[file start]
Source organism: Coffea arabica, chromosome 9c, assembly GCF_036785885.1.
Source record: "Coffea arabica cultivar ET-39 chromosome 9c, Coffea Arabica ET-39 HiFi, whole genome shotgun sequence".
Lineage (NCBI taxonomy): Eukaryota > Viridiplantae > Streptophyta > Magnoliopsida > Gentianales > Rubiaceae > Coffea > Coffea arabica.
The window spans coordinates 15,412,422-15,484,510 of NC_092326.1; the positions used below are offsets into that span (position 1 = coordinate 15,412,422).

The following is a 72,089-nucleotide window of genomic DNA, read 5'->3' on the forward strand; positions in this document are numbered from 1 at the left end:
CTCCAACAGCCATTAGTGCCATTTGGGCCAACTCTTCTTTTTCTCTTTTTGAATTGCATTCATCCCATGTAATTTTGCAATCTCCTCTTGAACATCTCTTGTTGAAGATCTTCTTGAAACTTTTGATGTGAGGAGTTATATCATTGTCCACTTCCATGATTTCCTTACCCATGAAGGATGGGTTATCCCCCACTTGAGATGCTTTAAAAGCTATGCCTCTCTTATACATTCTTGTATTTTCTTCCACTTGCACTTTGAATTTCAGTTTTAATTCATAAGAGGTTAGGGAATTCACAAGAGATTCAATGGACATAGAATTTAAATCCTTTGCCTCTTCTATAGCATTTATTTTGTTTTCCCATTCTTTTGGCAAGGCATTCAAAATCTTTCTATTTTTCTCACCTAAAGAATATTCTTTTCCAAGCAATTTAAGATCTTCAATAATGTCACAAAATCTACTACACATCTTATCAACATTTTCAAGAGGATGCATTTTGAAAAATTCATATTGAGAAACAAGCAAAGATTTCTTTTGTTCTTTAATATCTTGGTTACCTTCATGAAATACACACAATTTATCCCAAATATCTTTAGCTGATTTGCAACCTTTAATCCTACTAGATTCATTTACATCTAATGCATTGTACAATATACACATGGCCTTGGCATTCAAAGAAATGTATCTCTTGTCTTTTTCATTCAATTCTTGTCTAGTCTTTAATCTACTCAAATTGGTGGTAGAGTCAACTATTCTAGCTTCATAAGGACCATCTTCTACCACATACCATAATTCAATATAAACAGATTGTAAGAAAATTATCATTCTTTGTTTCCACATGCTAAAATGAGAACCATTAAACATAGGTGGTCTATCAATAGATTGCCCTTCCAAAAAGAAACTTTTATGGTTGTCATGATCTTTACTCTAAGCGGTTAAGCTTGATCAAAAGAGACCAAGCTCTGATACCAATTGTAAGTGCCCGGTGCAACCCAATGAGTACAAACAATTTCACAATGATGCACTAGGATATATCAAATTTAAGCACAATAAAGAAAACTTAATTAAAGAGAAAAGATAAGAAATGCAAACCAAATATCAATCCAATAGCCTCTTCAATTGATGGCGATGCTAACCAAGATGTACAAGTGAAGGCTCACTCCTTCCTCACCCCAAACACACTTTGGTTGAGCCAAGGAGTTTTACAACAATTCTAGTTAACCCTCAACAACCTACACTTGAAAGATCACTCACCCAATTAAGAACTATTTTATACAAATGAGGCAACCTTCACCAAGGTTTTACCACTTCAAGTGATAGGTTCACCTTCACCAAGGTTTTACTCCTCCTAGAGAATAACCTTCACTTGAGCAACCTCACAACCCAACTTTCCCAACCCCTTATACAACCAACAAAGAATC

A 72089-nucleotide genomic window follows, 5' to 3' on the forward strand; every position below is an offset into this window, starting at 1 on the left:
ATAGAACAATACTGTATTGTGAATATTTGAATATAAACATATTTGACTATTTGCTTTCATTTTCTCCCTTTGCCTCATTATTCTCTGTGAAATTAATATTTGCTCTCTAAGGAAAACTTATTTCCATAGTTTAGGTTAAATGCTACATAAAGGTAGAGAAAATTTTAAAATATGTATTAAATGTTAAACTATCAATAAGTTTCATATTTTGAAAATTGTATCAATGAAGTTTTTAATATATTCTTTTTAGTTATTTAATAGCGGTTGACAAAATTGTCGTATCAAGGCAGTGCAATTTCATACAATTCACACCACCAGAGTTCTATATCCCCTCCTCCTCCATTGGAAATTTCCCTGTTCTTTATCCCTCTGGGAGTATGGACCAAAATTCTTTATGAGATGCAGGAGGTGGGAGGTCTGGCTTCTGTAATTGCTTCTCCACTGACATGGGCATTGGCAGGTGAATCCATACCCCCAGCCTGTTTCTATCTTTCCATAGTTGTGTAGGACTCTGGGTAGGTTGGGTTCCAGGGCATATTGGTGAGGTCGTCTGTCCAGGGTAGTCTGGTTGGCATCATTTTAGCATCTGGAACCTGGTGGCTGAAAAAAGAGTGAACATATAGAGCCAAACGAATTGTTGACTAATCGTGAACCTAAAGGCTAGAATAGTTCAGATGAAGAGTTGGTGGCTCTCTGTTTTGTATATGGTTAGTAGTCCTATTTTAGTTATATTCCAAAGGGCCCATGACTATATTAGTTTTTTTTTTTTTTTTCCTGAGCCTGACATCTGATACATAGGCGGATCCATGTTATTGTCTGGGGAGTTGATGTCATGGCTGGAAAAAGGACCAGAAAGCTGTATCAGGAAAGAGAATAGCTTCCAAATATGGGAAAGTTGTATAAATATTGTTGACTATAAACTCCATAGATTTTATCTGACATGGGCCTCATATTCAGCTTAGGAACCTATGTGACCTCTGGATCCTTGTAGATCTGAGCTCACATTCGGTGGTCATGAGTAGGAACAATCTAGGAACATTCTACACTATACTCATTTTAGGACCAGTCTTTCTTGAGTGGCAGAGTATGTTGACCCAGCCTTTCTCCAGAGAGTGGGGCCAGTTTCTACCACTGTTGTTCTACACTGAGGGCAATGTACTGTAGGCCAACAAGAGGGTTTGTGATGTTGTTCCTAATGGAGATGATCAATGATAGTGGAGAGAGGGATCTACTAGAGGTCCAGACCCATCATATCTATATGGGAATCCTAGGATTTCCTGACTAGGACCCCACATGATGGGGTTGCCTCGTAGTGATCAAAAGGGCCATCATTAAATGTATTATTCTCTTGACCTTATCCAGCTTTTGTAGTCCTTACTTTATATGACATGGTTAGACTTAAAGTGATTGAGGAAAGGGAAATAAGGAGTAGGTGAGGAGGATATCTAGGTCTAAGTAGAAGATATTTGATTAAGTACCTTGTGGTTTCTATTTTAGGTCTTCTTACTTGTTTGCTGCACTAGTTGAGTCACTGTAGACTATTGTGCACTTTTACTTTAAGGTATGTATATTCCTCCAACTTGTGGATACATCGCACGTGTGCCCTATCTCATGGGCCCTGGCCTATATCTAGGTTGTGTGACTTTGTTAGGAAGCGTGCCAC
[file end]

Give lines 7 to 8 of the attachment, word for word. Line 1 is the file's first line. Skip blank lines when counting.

A 72089-nucleotide genomic window follows, 5' to 3' on the forward strand; every position below is an offset into this window, starting at 1 on the left:
ATAGAACAATACTGTATTGTGAATATTTGAATATAAACATATTTGACTATTTGCTTTCATTTTCTCCCTTTGCCTCATTATTCTCTGTGAAATTAATATTTGCTCTCTAAGGAAAACTTATTTCCATAGTTTAGGTTAAATGCTACATAAAGGTAGAGAAAATTTTAAAATATGTATTAAATGTTAAACTATCAATAAGTTTCATATTTTGAAAATTGTATCAATGAAGTTTTTAATATATTCTTTTTAGTTATTTAATAGCGGTTGACAAAATTGTCGTATCAAGGCAGTGCAATTTCATACAATTCACACCACCAGAGTTCTATATCCCCTCCTCCTCCATTGGAAATTTCCCTGTTCTTTATCCCTCTGGGAGTATGGACCAAAATTCTTTATGAGATGCAGGAGGTGGGAGGTCTGGCTTCTGTAATTGCTTCTCCACTGACATGGGCATTGGCAGGTGAATCCATACCCCCAGCCTGTTTCTATCTTTCCATAGTTGTGTAGGACTCTGGGTAGGTTGGGTTCCAGGGCATATTGGTGAGGTCGTCTGTCCAGGGTAGTCTGGTTGGCATCATTTTAGCATCTGGAACCTGGTGGCTGAAAAAAGAGTGAACATATAGAGCCAAACGAATTGTTGACTAATCGTGAACCTAAAGGCTAGAATAGTTCAGATGAAGAGTTGGTGGCTCTCTGTTTTGTATATGGTTAGTAGTCCTATTTTAGTTATATTCCAAAGGGCCCATGACTATATTAGTTTTTTTTTTTTTTTTCCTGAGCCTGACATCTGATACATAGGCGGATCCATGTTATTGTCTGGGGAGTTGATGTCATGGCTGGAAAAAGGACCAGAAAGCTGTATCAGGAAAGAGAATAGCTTCCAAATATGGGAAAGTTGTATAAATATTGTTGACTATAAACTCCATAGATTTTATCTGACATGGGCCTCATATTCAGCTTAGGAACCTATGTGACCTCTGGATCCTTGTAGATCTGAGCTCACATTCGGTGGTCATGAGTAGGAACAATCTAGGAACATTCTACACTATACTCATTTTAGGACCAGTCTTTCTTGAGTGGCAGAGTATGTTGACCCAGCCTTTCTCCAGAGAGTGGGGCCAGTTTCTACCACTGTTGTTCTACACTGAGGGCAATGTACTGTAGGCCAACAAGAGGGTTTGTGATGTTGTTCCTAATGGAGATGATCAATGATAGTGGAGAGAGGGATCTACTAGAGGTCCAGACCCATCATATCTATATGGGAATCCTAGGATTTCCTGACTAGGACCCCACATGATGGGGTTGCCTCGTAGTGATCAAAAGGGCCATCATTAAATGTATTATTCTCTTGACCTTATCCAGCTTTTGTAGTCCTTACTTTATATGACATGGTTAGACTTAAAGTGATTGAGGAAAGGGAAATAAGGAGTAGGTGAGGAGGATATCTAGGTCTAAGTAGAAGATATTTGATTAAGTACCTTGTGGTTTCTATTTTAGGTCTTCTTACTTGTTTGCTGCACTAGTTGAGTCACTGTAGACTATTGTGCACTTTTACTTTAAGGTATGTATATTCCTCCAACTTGTGGATACATCGCACGTGTGCCCTATCTCATGGGCCCTGGCCTATATCTAGGTTGTGTGACTTTGTTAGGAAGCGTGCCAC